‘Family Guy’ Executive Producer Says Seth MacFarlane’s Show Will Phase Out Gay Jokes

Fox

Long-running animated series Family Guy is planning to phase out jokes centered around gay people, as reported by Deadline.

The animated comedy, which currently airs on Fox, is no stranger to criticism. Having been on the air since 1999 — with a brief hiatus taking place in the early 2000s — the show, created by TV veteran Seth MacFarlane, follows the antics and exploits of the Griffin family, which consists of parents Peter and Lois, their three children, Meg, Chris, and Stewie, and their anthropomorphic dog, Brian.

The show, set in the fictional town of Quahog, Rhode Island, is best known for its criticism and satirical take on American culture, as well as its heavy reliance on cutaway gags and vignettes, which often have no direct impact or relation to an episode’s plot.

Having been on the air for nearly 20 years — the first episode premiered on January 31, 1999 — Family Guy has achieved mainstream success and, at times, critical acclaim. The show continues to pull in strong ratings for Fox, and at the time of writing, has aired 320 episodes across 17 seasons. Family Guy has also garnered its fair share of awards, having won eight Primetime Emmy Awards (with 25 nominations total), as well as three Annie Awards.

Still, despite its success over the years, Family Guy has come under fire for its many controversial episodes, which often rely on racial humor, violent and gory images, and — as some critics argue — an overreliance on cutaway gags.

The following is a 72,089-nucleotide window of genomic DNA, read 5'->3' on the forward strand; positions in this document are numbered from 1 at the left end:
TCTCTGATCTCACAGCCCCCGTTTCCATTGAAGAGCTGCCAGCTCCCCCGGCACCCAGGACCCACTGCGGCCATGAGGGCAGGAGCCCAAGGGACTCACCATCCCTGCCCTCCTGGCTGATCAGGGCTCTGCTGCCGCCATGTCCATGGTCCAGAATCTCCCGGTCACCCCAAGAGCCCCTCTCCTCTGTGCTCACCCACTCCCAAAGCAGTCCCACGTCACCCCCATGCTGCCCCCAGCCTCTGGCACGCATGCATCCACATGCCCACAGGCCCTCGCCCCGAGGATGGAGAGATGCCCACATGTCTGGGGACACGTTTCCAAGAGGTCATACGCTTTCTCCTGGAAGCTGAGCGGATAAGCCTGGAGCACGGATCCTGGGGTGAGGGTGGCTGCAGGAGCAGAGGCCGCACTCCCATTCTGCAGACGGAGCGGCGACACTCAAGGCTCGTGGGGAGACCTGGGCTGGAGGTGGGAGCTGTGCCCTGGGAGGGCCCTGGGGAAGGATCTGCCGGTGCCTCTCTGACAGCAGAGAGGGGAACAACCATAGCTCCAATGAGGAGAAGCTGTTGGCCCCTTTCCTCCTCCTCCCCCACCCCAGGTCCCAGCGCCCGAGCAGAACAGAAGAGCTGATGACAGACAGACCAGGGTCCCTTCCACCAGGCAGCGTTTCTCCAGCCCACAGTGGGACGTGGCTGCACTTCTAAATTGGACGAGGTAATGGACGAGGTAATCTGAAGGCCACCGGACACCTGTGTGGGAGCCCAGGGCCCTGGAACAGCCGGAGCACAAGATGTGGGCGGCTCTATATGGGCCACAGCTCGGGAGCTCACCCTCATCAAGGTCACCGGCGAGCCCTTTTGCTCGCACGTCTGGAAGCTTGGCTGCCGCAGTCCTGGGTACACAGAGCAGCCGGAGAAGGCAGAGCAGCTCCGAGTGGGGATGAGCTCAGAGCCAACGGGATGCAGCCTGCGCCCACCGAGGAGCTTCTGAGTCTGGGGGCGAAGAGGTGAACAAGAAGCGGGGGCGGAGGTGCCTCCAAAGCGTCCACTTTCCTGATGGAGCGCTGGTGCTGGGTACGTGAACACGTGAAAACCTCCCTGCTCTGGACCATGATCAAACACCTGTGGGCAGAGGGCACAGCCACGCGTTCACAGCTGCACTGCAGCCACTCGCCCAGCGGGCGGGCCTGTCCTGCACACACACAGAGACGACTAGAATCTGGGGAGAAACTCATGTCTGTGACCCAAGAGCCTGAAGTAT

That being said, it seems like the creative team behind the show is actively looking to improve and cater to the ever-changing cultural landscape. Speaking to Deadline, executive producers Richard Appel and Alec Sulkin explain that despite still being politically correct, Family Guy is looking to evolve and grow. This starts with the phasing out of jokes centered around homosexuals.

“If you look at a show from 2005 or 2006 and put it side by side with a show from 2018 or 2019, they’re going to have a few differences,” Sulkin explained. “Some of the things we felt comfortable saying and joking about back then, we now understand is not acceptable.”

Appel also explained how, over the course of 20 years, the cultural and political climate has shifted, and in turn, the views of the creative team have changed as well.

Alec Sulkin also took the time to address a recent episode, where President Donald Trump found himself on the receiving end of a beatdown. He explained that the show tries to stay balanced, at least politically.

“We’ve had some episodes in the past that had some left leanings in them,” Sulkin said. “But we take hard shots all around. We’ve made fun of the Clintons and Barack Obama. It’s not like we would avoid anyone because we vote this way or that way. In any time that Family Guy has been on, we’ve pointed out idiots and the dumb things they do. This just happens to be our current person, and it would be no different if a Democrat were doing something idiotic, which they do.”

Family Guy is by no means the only animated show that has come under fire for their reliance on stereotypes and racial humor. Last year, The Simpsons drew criticism for its continued portrayal of longtime character Apu, whose backstory, mannerisms, and dialogue are centered around negative stereotypes commonly associated with South Asians. Comedian Hari Kondabolu’s documentary, The Problem with Apu, also criticized the continued casting of Hank Azaria as Apu — per reporting by the Inquisitr likening it to a modern form of blackface.